There’s a lot of money out there. Some of it has made its way to North Carolina.
The past 12 months has seen Durham-based Humacyte go public via a special purpose acquisition company at a valuation of $1.1 billion. Charlotte’s AvidXchange raised $660 million in an IPO last summer with an initial valuation of about $5 billion. Raleigh software company Pendo landed $150 million in capital. Pendo has now raised $356 million since forming in 2013 and is valued at $2.6 billion.
Then there was the July announcement by SAS Institute co-founder and CEO Jim Goodnight that the company is planning to go public by 2024 in a transaction that could value it as high as $20 billion.
Capital begets capital. The challenge for the state is to recycle some of that cash into new companies and new investment vehicles, laying the foundation for the kind of “virtuous circle” that has underwritten the growth of California’s Silicon Valley and Austin, Texas. These large liquidity events are a good place to start. “Are these billion dollar plus exits good for capital formation and reinvesting in the ecosystem? The answer is absolutely yes,” says Hunter Young, head of capital at the Council for Entrepreneurial Development in Durham.
“The flywheel is in motion and gaining momentum,” adds David Jones, co-founder and general partner at Bull City Venture Partners in Durham. “We’re definitely seeing more and more people who want to invest, more angels coming into deals, and more mid-level managers wanting to start something new.”
Something else that’s new is that West Coast and New York firms are coming to the state, further deepening the pool of available capital, Jones says.
All that sounds great, but one well-known N.C. investor begs to differ when it comes to early-stage companies. David Gardner, who started Durham-based Cofounders Capital in 2015 and is among the state’s most active angel investors, says, “These big exits have no bearing at all on early-stage capital in the state.” The reason is simple: The larger pools of capital can’t be invested efficiently in small startups. “The funds are so big they can’t write small checks.”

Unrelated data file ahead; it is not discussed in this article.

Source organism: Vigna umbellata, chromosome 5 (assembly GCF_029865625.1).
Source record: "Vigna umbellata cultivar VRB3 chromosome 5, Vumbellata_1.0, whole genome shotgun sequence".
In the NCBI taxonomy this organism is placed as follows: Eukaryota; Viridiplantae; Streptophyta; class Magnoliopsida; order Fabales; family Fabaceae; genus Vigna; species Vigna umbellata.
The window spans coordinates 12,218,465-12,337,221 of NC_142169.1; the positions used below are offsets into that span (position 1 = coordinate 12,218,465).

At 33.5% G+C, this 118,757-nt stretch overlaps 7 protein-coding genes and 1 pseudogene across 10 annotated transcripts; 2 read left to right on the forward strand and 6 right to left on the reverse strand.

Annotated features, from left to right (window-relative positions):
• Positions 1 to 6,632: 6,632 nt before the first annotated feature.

The math is pretty straightforward. A typical VC can manage 15 to 20 portfolio companies per fund. “Once a fund approaches $100 million, it’s impossible to deploy any money into early-stage startups,” says Gardner. At the same time, smaller investors, who are the traditional sources of seed capital, are being squeezed as the funds lift minimum capital commitment requirements in order to attract more dollars.
Angels and LPs
It’s been a good period for raising money in North Carolina, to be sure. Total funding hit a record $3.4 billion in 2020 and was on track to possibly top $4 billion in 2021 with a 10% increase in the number of companies funded, according to the CED. (PitchBook puts the 2021 number at $3.6 billion, flat with the year before, and 328 deals.) However, more than half of the 2020 funding went to a single company: Cary-based Epic Games, which attracted $1.8 billion. It gathered another $1 billion last year, putting its valuation at $28 billion.
Like Epic, more highly touted private companies are putting off IPOs as capital remains available, enabling private-market investors to capture more of the upside. When it comes to attracting capital, “liquidity events help a lot,” says Gerald Cohen, chief economist at the Kenan Institute of Private Enterprise in Chapel Hill. There’s the money, of course, but there’s also the confirmation that you’re in a place where money can be made. Cohen calls it “home bias, where if locals have a liquidity event they are more likely to invest locally. You had success here, you know the area, you know the people. Take some of that money and put it where you live.”
CED’s Young says investors often tend to spread the money around. “They’re dabbling in everything from angel investing and club deals to coming into an existing fund as a [limited partner].”
Ted Zoller, who teaches entrepreneurship at UNC Chapel Hill, agrees that the impact of the new capital will be felt across the investing landscape, initially with new angel and “super angel” investors and limited partners and then, over time, larger funds. “The $50 million funds will become $250 million funds,” he says.
But larger funds also tend to migrate away from the early-stage segment of the market. That’s because of the economies of scale and the lower risks of more mature companies. “It’s not the later-stage companies that are a challenge,” says Art Pappas, managing partner at Pappas Capital in Durham. “It’s the early-stage.”